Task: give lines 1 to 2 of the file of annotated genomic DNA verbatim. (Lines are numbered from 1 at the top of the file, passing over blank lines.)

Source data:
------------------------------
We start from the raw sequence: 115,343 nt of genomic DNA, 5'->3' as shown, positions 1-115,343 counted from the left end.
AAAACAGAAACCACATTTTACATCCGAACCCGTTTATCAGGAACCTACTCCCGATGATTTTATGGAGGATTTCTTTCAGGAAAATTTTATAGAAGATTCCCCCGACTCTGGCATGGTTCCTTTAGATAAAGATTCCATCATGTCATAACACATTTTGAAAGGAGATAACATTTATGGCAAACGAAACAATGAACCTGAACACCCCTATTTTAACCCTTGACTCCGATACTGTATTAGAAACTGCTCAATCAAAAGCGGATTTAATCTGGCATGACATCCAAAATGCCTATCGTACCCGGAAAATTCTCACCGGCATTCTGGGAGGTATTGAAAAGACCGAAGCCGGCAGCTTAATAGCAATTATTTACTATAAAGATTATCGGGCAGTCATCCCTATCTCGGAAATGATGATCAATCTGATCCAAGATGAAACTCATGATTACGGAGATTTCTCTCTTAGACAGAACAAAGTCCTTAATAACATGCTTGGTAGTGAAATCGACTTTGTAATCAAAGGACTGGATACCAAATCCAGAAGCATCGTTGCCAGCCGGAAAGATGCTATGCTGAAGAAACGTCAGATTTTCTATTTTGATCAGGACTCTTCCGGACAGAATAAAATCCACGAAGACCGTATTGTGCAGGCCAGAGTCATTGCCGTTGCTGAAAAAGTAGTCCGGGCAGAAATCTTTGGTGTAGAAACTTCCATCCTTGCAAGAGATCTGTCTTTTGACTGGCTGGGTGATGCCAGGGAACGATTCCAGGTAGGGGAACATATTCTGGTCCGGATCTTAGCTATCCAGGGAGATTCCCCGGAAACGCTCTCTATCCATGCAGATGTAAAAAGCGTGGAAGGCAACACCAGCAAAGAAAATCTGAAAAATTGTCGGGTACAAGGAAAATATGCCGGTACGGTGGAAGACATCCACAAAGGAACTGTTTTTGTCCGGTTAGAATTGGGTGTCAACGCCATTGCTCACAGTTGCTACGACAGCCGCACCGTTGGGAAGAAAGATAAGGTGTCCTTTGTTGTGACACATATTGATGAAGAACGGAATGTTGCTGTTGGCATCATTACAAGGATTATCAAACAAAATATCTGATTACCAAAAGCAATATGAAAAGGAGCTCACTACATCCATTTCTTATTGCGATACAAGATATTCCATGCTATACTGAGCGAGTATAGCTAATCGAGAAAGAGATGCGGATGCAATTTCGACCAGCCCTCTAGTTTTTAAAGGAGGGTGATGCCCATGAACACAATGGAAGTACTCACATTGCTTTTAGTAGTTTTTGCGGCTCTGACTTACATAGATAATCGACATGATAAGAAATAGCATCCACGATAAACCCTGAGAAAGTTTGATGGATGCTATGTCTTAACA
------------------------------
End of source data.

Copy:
We start from the raw sequence: 115,343 nt of genomic DNA, 5'->3' as shown, positions 1-115,343 counted from the left end.
AAAACAGAAACCACATTTTACATCCGAACCCGTTTATCAGGAACCTACTCCCGATGATTTTATGGAGGATTTCTTTCAGGAAAATTTTATAGAAGATTCCCCCGACTCTGGCATGGTTCCTTTAGATAAAGATTCCATCATGTCATAACACATTTTGAAAGGAGATAACATTTATGGCAAACGAAACAATGAACCTGAACACCCCTATTTTAACCCTTGACTCCGATACTGTATTAGAAACTGCTCAATCAAAAGCGGATTTAATCTGGCATGACATCCAAAATGCCTATCGTACCCGGAAAATTCTCACCGGCATTCTGGGAGGTATTGAAAAGACCGAAGCCGGCAGCTTAATAGCAATTATTTACTATAAAGATTATCGGGCAGTCATCCCTATCTCGGAAATGATGATCAATCTGATCCAAGATGAAACTCATGATTACGGAGATTTCTCTCTTAGACAGAACAAAGTCCTTAATAACATGCTTGGTAGTGAAATCGACTTTGTAATCAAAGGACTGGATACCAAATCCAGAAGCATCGTTGCCAGCCGGAAAGATGCTATGCTGAAGAAACGTCAGATTTTCTATTTTGATCAGGACTCTTCCGGACAGAATAAAATCCACGAAGACCGTATTGTGCAGGCCAGAGTCATTGCCGTTGCTGAAAAAGTAGTCCGGGCAGAAATCTTTGGTGTAGAAACTTCCATCCTTGCAAGAGATCTGTCTTTTGACTGGCTGGGTGATGCCAGGGAACGATTCCAGGTAGGGGAACATATTCTGGTCCGGATCTTAGCTATCCAGGGAGATTCCCCGGAAACGCTCTCTATCCATGCAGATGTAAAAAGCGTGGAAGGCAACACCAGCAAAGAAAATCTGAAAAATTGTCGGGTACAAGGAAAATATGCCGGTACGGTGGAAGACATCCACAAAGGAACTGTTTTTGTCCGGTTAGAATTGGGTGTCAACGCCATTGCTCACAGTTGCTACGACAGCCGCACCGTTGGGAAGAAAGATAAGGTGTCCTTTGTTGTGACACATATTGATGAAGAACGGAATGTTGCTGTTGGCATCATTACAAGGATTATCAAACAAAATATCTGATTACCAAAAGCAATATGAAAAGGAGCTCACTACATCCATTTCTTATTGCGATACAAGATATTCCATGCTATACTGAGCGAGTATAGCTAATCGAGAAAGAGATGCGGATGCAATTTCGACCAGCCCTCTAGTTTTTAAAGGAGGGTGATGCCCATGAACACAATGGAAGTACTCACATTGCTTTTAGTAGTTTTTGCGGCTCTGACTTACATAGATAATCGACATGATAAGAAATAGCATCCACGATAAACCCTGAGAAAGTTTGATGGATGCTATGTCTTAACA